Get sick, get well
Hang around a ink well
Ring bell, hard to tell
If anything is goin' to sell
-- Bob Dylan

Friday, July 31, 2015

McGraw-Hill folds it cards. Can't compete in current high-stakes testing market.

McGraw-Hill/CBT is pulling out of the $1.1 billion high-stakes testing market. The reason? Too much volatility. It seems that the wave of political protests and the parent opt-out movement have forced McGraw to move to greener more peaceful pastures. And, as the common-core tests have rolled out, the overall market for state assessments has largely flatlined

According to EdWeek:
The market has also proved volatile, fraught with legal protests, mounting opposition from parents and politicians to testing, and major disruptions in online assessments for which vendors, including McGraw-Hill Education/CTB, have been blamed.
“Let’s be clear—people in the assessment industry are not living in poverty,” said Scott Marion, the associate director of the National Center for the Improvement of Educational Assessment, which consults with states and districts on testing. Yet the profit margins, he said, are “thinner than a lot of people want to believe.”
McGraw-Hill apologized in 2013 for interruptions after its digital testing service disrupted exams in Indiana and Oklahoma. About 3,000 students in Oklahoma lost their connections to the testing provider’s servers. And nearly 80,000 out of a half million Indiana students who took the company’s tests in the spring had their testing postponed and about 30,000 were kicked off of the testing platform on a single day of testing. One Indiana charter school has said the errors are to blame for its F grade from the state.

Twenty years ago, McGraw-Hill Education, Harcourt, and Riverside Publishing controlled large portions of the summative-testing market. Today, all of those companies have either largely abandoned that market or been absorbed by other testing entities.

Saturday, July 25, 2015

Svigos buys another closed Chicago school

Svigos Assets bought Peabody. Put a charter in it. 
After they sat as empty blights on the community for nearly three years, the sell-off of closed CPS neighborhood schools has begun in earnest. Board members on Wednesday approved the sale of three vacant schools that were shuttered in 2013, providing "a small windfall of cash for its struggling budget".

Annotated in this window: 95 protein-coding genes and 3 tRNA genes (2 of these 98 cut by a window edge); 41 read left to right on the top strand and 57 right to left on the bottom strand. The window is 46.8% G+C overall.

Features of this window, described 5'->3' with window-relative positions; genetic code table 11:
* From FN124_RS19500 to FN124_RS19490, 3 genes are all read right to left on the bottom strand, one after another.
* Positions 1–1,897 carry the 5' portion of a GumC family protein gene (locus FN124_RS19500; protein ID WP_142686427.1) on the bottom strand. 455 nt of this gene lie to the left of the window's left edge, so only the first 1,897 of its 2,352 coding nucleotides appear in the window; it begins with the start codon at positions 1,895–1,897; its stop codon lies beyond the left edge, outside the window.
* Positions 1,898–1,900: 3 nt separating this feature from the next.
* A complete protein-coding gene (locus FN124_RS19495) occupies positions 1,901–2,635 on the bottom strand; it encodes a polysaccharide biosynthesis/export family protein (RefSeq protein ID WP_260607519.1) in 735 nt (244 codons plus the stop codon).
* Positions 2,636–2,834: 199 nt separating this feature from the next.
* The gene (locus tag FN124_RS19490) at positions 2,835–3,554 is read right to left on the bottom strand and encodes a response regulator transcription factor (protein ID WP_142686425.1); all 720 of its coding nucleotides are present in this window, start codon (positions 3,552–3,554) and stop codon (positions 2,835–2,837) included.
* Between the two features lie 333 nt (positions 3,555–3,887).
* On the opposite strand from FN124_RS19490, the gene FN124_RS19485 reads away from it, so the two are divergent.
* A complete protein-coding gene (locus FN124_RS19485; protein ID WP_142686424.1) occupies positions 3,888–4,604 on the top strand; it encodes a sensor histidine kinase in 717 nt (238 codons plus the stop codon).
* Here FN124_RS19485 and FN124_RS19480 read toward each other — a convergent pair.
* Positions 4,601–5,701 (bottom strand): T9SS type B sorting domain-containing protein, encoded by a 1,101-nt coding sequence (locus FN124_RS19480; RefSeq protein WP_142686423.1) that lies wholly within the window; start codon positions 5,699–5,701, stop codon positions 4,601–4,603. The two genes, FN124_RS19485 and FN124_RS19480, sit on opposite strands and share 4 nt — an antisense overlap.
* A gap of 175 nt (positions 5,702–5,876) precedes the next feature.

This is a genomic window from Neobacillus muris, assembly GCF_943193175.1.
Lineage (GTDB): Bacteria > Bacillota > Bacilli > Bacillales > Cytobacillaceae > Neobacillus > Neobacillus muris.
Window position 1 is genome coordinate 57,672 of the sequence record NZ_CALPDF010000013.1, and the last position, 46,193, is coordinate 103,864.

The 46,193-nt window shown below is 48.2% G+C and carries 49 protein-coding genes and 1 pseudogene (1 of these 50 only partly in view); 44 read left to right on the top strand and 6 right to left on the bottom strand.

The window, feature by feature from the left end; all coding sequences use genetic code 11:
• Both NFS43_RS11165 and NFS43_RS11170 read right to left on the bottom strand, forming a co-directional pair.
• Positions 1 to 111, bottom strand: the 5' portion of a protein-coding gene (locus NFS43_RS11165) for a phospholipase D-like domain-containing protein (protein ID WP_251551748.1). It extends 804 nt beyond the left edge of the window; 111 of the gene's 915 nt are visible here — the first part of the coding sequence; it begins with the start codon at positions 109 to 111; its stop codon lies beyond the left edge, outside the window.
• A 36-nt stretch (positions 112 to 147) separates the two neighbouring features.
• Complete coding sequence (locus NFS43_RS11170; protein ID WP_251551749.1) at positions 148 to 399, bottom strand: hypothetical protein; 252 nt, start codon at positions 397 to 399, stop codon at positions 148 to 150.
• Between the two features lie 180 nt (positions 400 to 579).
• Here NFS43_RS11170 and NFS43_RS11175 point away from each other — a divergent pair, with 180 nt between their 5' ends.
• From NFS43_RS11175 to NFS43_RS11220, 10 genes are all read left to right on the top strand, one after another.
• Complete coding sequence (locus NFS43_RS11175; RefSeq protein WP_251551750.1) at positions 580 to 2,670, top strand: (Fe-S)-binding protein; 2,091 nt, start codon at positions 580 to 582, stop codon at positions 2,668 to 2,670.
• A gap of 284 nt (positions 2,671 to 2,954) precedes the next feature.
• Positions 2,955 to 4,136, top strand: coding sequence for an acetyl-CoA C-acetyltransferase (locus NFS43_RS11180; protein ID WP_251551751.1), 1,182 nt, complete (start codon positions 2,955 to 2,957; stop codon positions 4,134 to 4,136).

Liza Balistreri is in charge of real estate at Chicago Public Schools and is running the sales of Near North Elementary in Noble Square, Overton Elementary in Bronzeville, and Von Humboldt Elementary in Humboldt Park.

Among the developers looking to make a profit on CPS real estate is Svigos Asset Management Corp. based in suburban Buffalo Grove. Svigos specializes in developing and managing commercial and residential properties, and owns apartment buildings in Lakeview, Logan Square and Albany Park.

Svigos is buying Near North for $5.1 million and plans to turn the school into "residential and commercial development". His company previously purchased the old Peabody Elementary for $3.5 million in 2014 only to turn around and sell space back to Rowe Charter School. Previously, district officials had said no closed school would be used as a charter school. The former Peabody was also developed as market-rate housing.

Paul Svigos has been a regular campaign contributor to Rahm Emanuel. The well-connected Svigos family has also made big contributions to the Daley's and other Democratic Party candidates.

Svigos was a former top Merrill Lynch stockbroker who the firm fired in October 1992. He hasn't been allowed to practice brokering since. But he recently won a huge settlement in his court battle with Lynch over the firing.

Svigos also runs the Fresh Farms grocery chain.

Friday, July 10, 2015

Wall St. public school strategy: Loot, pillage, burn...

Sen. Mark Warner (D-Va). - Reuters
The Senate has passed an amendment to new proposed federal legislation, which would steer hundreds of millions of dollars intended for impoverished school districts and classrooms, into the pockets of Wall Street consultants. The legislation, authored by Sen. Mark Warner (D-VA) was tucked into the Senate version of a massive K-12 education funding bill currently up for congressional reauthorization.

Among the chief proponents of the congressional bill was the Center for American Progress (CAP), a Washington, D.C., think tank that is closely associated with Bill and Hillary Clinton.